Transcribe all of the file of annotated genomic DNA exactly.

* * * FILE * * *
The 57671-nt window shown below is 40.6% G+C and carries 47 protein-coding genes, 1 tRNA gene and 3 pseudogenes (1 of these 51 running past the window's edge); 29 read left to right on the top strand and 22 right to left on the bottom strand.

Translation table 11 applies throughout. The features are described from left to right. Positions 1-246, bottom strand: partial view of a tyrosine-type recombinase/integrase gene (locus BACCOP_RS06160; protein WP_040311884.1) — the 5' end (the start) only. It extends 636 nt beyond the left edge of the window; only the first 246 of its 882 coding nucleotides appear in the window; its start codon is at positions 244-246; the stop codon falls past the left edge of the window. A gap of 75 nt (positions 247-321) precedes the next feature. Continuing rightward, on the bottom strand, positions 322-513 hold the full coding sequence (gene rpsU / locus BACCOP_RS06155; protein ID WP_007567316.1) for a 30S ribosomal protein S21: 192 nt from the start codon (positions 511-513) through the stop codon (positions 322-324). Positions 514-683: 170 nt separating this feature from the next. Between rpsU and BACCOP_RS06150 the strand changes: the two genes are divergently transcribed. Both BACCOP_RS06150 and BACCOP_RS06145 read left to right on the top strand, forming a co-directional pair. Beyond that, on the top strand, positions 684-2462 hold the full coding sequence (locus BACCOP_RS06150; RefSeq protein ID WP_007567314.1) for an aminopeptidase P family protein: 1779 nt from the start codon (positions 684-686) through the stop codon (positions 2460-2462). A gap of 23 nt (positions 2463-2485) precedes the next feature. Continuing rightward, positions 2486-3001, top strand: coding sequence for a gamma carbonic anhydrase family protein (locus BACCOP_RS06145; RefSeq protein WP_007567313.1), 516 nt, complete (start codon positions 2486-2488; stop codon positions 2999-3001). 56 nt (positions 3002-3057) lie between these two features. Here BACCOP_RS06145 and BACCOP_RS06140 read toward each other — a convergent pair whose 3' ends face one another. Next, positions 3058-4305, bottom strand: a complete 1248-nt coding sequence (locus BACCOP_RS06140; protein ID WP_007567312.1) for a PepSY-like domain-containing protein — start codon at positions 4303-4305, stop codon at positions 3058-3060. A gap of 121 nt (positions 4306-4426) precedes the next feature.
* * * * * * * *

The 57671-nt window shown below is 40.6% G+C and carries 47 protein-coding genes, 1 tRNA gene and 3 pseudogenes (1 of these 51 running past the window's edge); 29 read left to right on the top strand and 22 right to left on the bottom strand.

Translation table 11 applies throughout. The features are described from left to right. Positions 1-246, bottom strand: partial view of a tyrosine-type recombinase/integrase gene (locus BACCOP_RS06160; protein WP_040311884.1) — the 5' end (the start) only. It extends 636 nt beyond the left edge of the window; only the first 246 of its 882 coding nucleotides appear in the window; its start codon is at positions 244-246; the stop codon falls past the left edge of the window. A gap of 75 nt (positions 247-321) precedes the next feature. Continuing rightward, on the bottom strand, positions 322-513 hold the full coding sequence (gene rpsU / locus BACCOP_RS06155; protein ID WP_007567316.1) for a 30S ribosomal protein S21: 192 nt from the start codon (positions 511-513) through the stop codon (positions 322-324). Positions 514-683: 170 nt separating this feature from the next. Between rpsU and BACCOP_RS06150 the strand changes: the two genes are divergently transcribed. Both BACCOP_RS06150 and BACCOP_RS06145 read left to right on the top strand, forming a co-directional pair. Beyond that, on the top strand, positions 684-2462 hold the full coding sequence (locus BACCOP_RS06150; RefSeq protein ID WP_007567314.1) for an aminopeptidase P family protein: 1779 nt from the start codon (positions 684-686) through the stop codon (positions 2460-2462). A gap of 23 nt (positions 2463-2485) precedes the next feature. Continuing rightward, positions 2486-3001, top strand: coding sequence for a gamma carbonic anhydrase family protein (locus BACCOP_RS06145; RefSeq protein WP_007567313.1), 516 nt, complete (start codon positions 2486-2488; stop codon positions 2999-3001). 56 nt (positions 3002-3057) lie between these two features. Here BACCOP_RS06145 and BACCOP_RS06140 read toward each other — a convergent pair whose 3' ends face one another. Next, positions 3058-4305, bottom strand: a complete 1248-nt coding sequence (locus BACCOP_RS06140; protein ID WP_007567312.1) for a PepSY-like domain-containing protein — start codon at positions 4303-4305, stop codon at positions 3058-3060. A gap of 121 nt (positions 4306-4426) precedes the next feature.